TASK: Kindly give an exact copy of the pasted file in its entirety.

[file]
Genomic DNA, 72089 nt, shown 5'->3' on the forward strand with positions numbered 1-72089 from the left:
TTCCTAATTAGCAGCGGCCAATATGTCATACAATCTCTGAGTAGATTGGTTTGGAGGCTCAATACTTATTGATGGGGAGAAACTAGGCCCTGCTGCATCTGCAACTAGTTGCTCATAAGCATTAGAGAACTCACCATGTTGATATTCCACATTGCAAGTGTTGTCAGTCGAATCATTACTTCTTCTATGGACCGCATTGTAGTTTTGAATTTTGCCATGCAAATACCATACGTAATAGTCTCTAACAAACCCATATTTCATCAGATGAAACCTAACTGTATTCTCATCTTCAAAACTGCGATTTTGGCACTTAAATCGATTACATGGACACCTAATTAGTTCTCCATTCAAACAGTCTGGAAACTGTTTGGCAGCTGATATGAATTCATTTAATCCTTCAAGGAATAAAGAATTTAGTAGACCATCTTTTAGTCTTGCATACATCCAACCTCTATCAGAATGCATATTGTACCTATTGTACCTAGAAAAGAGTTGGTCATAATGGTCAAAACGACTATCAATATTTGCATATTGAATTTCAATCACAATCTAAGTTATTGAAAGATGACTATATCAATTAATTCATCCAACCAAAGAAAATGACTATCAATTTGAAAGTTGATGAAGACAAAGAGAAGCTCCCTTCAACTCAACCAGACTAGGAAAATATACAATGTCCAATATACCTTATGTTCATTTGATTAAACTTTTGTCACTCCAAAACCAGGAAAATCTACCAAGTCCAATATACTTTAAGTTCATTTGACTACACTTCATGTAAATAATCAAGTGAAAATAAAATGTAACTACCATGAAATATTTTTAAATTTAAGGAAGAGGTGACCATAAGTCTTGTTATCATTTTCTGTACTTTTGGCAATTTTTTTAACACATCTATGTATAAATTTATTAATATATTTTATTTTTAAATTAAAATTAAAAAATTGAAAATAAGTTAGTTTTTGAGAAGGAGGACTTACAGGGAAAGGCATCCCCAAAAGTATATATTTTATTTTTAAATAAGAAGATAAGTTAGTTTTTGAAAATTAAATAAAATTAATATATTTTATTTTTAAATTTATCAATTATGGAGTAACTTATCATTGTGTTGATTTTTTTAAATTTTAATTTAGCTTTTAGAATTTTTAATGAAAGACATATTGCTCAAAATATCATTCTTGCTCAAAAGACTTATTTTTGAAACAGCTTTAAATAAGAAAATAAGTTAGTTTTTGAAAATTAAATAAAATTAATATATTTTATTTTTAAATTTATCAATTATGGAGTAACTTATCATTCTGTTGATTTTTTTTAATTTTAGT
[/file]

Genomic DNA, 72089 nt, shown 5'->3' on the forward strand with positions numbered 1-72089 from the left:
TTCCTAATTAGCAGCGGCCAATATGTCATACAATCTCTGAGTAGATTGGTTTGGAGGCTCAATACTTATTGATGGGGAGAAACTAGGCCCTGCTGCATCTGCAACTAGTTGCTCATAAGCATTAGAGAACTCACCATGTTGATATTCCACATTGCAAGTGTTGTCAGTCGAATCATTACTTCTTCTATGGACCGCATTGTAGTTTTGAATTTTGCCATGCAAATACCATACGTAATAGTCTCTAACAAACCCATATTTCATCAGATGAAACCTAACTGTATTCTCATCTTCAAAACTGCGATTTTGGCACTTAAATCGATTACATGGACACCTAATTAGTTCTCCATTCAAACAGTCTGGAAACTGTTTGGCAGCTGATATGAATTCATTTAATCCTTCAAGGAATAAAGAATTTAGTAGACCATCTTTTAGTCTTGCATACATCCAACCTCTATCAGAATGCATATTGTACCTATTGTACCTAGAAAAGAGTTGGTCATAATGGTCAAAACGACTATCAATATTTGCATATTGAATTTCAATCACAATCTAAGTTATTGAAAGATGACTATATCAATTAATTCATCCAACCAAAGAAAATGACTATCAATTTGAAAGTTGATGAAGACAAAGAGAAGCTCCCTTCAACTCAACCAGACTAGGAAAATATACAATGTCCAATATACCTTATGTTCATTTGATTAAACTTTTGTCACTCCAAAACCAGGAAAATCTACCAAGTCCAATATACTTTAAGTTCATTTGACTACACTTCATGTAAATAATCAAGTGAAAATAAAATGTAACTACCATGAAATATTTTTAAATTTAAGGAAGAGGTGACCATAAGTCTTGTTATCATTTTCTGTACTTTTGGCAATTTTTTTAACACATCTATGTATAAATTTATTAATATATTTTATTTTTAAATTAAAATTAAAAAATTGAAAATAAGTTAGTTTTTGAGAAGGAGGACTTACAGGGAAAGGCATCCCCAAAAGTATATATTTTATTTTTAAATAAGAAGATAAGTTAGTTTTTGAAAATTAAATAAAATTAATATATTTTATTTTTAAATTTATCAATTATGGAGTAACTTATCATTGTGTTGATTTTTTTAAATTTTAATTTAGCTTTTAGAATTTTTAATGAAAGACATATTGCTCAAAATATCATTCTTGCTCAAAAGACTTATTTTTGAAACAGCTTTAAATAAGAAAATAAGTTAGTTTTTGAAAATTAAATAAAATTAATATATTTTATTTTTAAATTTATCAATTATGGAGTAACTTATCATTCTGTTGATTTTTTTTAATTTTAGT